The TCP header includes a 6-bit flags field that’s used to relay control information between TCP peers. The possible flags include SYN, FIN, RESET, PUSH, URG, and ACK. SYN and ACK flags are used for the initial TCP 3-way handshake as you will see in a while. The RESET flag signifies that the receiver wants to abort the connection.
The TCP three-way handshake goes like this: the client sends a TCP SYN packet to the server, and its TCP header includes a sequence number field that has an arbitrary value in the SYN packet. The server sends back a TCP (SYN, ACK) packet which includes the sequence number of the opposite direction and an acknowledgement of the previous sequence number. Finally, in order to truly establish the TCP connection, the client sends a TCP ACK packet to acknowledge the sequence number of the server. After the TCP three-way handshake, the connection is established and is ready to send and receive data.
The traffic for this case was produced by running the following command:
$ wget http://www.technotif.com/
After some necessary DNS, ARP and ICMP network traffic, the TCP three-way handshake begins (which you can see image below). The client IP address is 10.0.2.15 and the destination IP address is 188.8.131.52. A pretty simple display filter (tcp && !http) makes Wireshark display 63 out of 82 packets. The three packet numbers used in the handshake are sequential because the host wasn’t performing any other network activity at the time of capturing, but this is rarely the case.
This part will examine the network traffic that’s produced by Nmap when it performs a ping scan. LAN ping scans are executed using the ARP protocol. Hosts outside a LAN are scanned using the ICMP protocol, so if you execute a Nmap ping scan outside of a LAN, the traffic will be different from one presented. In the example below, the Nmap command scans 255 IP addresses, from 10.67.93.1 to 10.67.93.255. The results show that at execution time only 10 hosts were up or, to be precise, only ten hosts answered the Nmap scan:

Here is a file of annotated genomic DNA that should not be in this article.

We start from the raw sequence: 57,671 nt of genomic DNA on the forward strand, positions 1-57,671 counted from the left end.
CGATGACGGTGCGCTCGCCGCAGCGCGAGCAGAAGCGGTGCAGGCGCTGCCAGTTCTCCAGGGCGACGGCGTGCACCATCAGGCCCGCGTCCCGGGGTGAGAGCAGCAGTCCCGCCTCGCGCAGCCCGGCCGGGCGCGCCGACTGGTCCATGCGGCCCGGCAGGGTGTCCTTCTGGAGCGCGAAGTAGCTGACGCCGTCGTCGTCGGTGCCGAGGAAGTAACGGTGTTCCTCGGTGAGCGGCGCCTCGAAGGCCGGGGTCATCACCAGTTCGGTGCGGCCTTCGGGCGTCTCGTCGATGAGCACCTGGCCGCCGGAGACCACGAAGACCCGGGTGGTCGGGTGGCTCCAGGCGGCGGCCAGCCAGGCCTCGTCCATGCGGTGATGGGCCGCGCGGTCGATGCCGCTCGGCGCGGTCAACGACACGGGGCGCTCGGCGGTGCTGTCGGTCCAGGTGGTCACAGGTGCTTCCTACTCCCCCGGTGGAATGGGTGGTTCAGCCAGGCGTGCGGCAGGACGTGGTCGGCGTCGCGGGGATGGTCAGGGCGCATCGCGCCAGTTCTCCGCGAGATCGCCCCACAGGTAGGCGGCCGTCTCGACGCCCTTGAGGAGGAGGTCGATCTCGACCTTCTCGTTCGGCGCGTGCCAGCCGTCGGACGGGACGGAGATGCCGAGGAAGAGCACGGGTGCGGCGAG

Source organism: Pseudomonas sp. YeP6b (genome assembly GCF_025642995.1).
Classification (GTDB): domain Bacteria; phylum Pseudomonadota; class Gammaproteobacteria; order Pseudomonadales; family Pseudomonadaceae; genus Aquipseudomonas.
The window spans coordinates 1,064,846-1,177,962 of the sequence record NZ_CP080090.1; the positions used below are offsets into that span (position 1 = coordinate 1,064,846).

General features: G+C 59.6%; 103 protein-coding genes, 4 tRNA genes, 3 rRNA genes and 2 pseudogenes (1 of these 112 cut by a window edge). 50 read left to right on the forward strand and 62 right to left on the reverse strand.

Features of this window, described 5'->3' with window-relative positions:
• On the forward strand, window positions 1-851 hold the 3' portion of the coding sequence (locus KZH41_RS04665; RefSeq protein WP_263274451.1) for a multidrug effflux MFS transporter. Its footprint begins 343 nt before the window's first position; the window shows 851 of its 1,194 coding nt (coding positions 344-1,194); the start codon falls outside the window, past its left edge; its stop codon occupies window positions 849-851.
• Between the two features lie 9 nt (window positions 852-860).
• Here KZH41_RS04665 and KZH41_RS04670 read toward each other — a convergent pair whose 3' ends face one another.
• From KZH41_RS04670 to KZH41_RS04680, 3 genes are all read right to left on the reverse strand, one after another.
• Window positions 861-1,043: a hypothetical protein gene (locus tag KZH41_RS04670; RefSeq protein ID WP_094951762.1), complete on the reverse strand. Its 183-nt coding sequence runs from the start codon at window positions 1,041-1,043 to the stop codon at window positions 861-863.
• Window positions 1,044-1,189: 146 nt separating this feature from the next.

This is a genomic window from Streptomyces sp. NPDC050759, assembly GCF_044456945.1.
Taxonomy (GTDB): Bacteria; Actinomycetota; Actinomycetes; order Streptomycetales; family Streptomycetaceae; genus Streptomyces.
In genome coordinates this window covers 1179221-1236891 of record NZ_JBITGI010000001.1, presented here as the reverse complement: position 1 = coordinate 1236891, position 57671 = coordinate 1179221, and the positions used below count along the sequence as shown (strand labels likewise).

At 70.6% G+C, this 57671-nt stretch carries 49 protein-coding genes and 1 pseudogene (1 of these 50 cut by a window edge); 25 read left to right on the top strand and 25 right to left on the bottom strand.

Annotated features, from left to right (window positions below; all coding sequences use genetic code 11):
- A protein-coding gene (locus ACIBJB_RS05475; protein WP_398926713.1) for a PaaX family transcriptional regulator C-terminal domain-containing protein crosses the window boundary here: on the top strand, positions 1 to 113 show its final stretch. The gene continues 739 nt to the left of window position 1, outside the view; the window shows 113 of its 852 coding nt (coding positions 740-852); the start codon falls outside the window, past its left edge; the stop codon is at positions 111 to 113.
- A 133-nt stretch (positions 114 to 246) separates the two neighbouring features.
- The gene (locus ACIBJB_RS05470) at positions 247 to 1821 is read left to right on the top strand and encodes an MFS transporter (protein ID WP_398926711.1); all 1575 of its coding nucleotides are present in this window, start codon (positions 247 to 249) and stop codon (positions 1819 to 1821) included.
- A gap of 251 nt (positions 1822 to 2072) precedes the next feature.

$ sudo nmap -sP 10.67.93.1-255
Starting Nmap 6.47 ( http://nmap.org ) at 2014-09-05 11:51 EEST
Nmap scan report for xxxxx.yyyyy.zzzzz.gr (10.67.93.1)
Host is up (0.0030s latency).
MAC Address: 64:70:02:AD:E9:44 (Tp-link Technologies CO.)
Nmap scan report for srv-gym-ag-anarg.att.sch.gr (10.67.93.10)
Host is up (0.0051s latency).
MAC Address: 00:0C:F1:E8:1D:6E (Intel)
Nmap scan report for 10.67.93.20
Host is up (0.0066s latency).
MAC Address: D0:27:88:1D:15:20 (Hon Hai Precision Ind. Co.Ltd)
Nmap scan report for 10.67.93.21
Host is up (0.0053s latency).
MAC Address: D0:27:88:1D:D6:FB (Hon Hai Precision Ind. Co.Ltd)
Nmap scan report for 10.67.93.22
Host is up (0.0080s latency).
MAC Address: 00:1A:92:44:D7:67 (Asustek Computer)
Nmap scan report for 10.67.93.29
Host is up (0.057s latency).
MAC Address: 00:78:E2:47:49:E5 (Unknown)
Nmap scan report for 10.67.93.78
Host is up (0.0023s latency).
MAC Address: 00:80:48:24:6A:CC (Compex Incorporated)
Nmap scan report for 10.67.93.147
Host is up (0.028s latency).
MAC Address: 00:14:38:64:5D:35 (Hewlett-Packard)
Nmap scan report for 10.67.93.172
Host is up (0.016s latency).
MAC Address: 00:50:27:00:E4:F0 (Genicom)
Nmap scan report for wwww.yyyyy.zzzzz.gr (10.67.93.11)
Host is up.
Nmap done: 255 IP addresses (10 hosts up) scanned in 1.25 seconds
The purpose of the ping test is simply to find out if an IP is up or not. What’s important for Nmap in a ping scan is not the actual data of the received packets but, put relatively simply, the existence of a reply packet. As all traffic is in a LAN, each network device uses its MAC address in the reply so you only see MAC addresses in both Source and Destination fields. The presence of a reply makes Nmap understand that a host is up and running. As a MAC address includes information about the manufacturer of the network device, Nmap also reports that information for you.
Nmap also calculates the round trip time delay (or latency). This gives a pretty accurate estimate of the time needed for the initial packet (sent by Nmap) to go to a target device, plus the time that the response packet took to return to Nmap. A big latency time is not a good thing and should certainly be examined.
As it happens with most tools, the more you use Wireshark, the more efficient you will become with it, so keep on practicing and learning!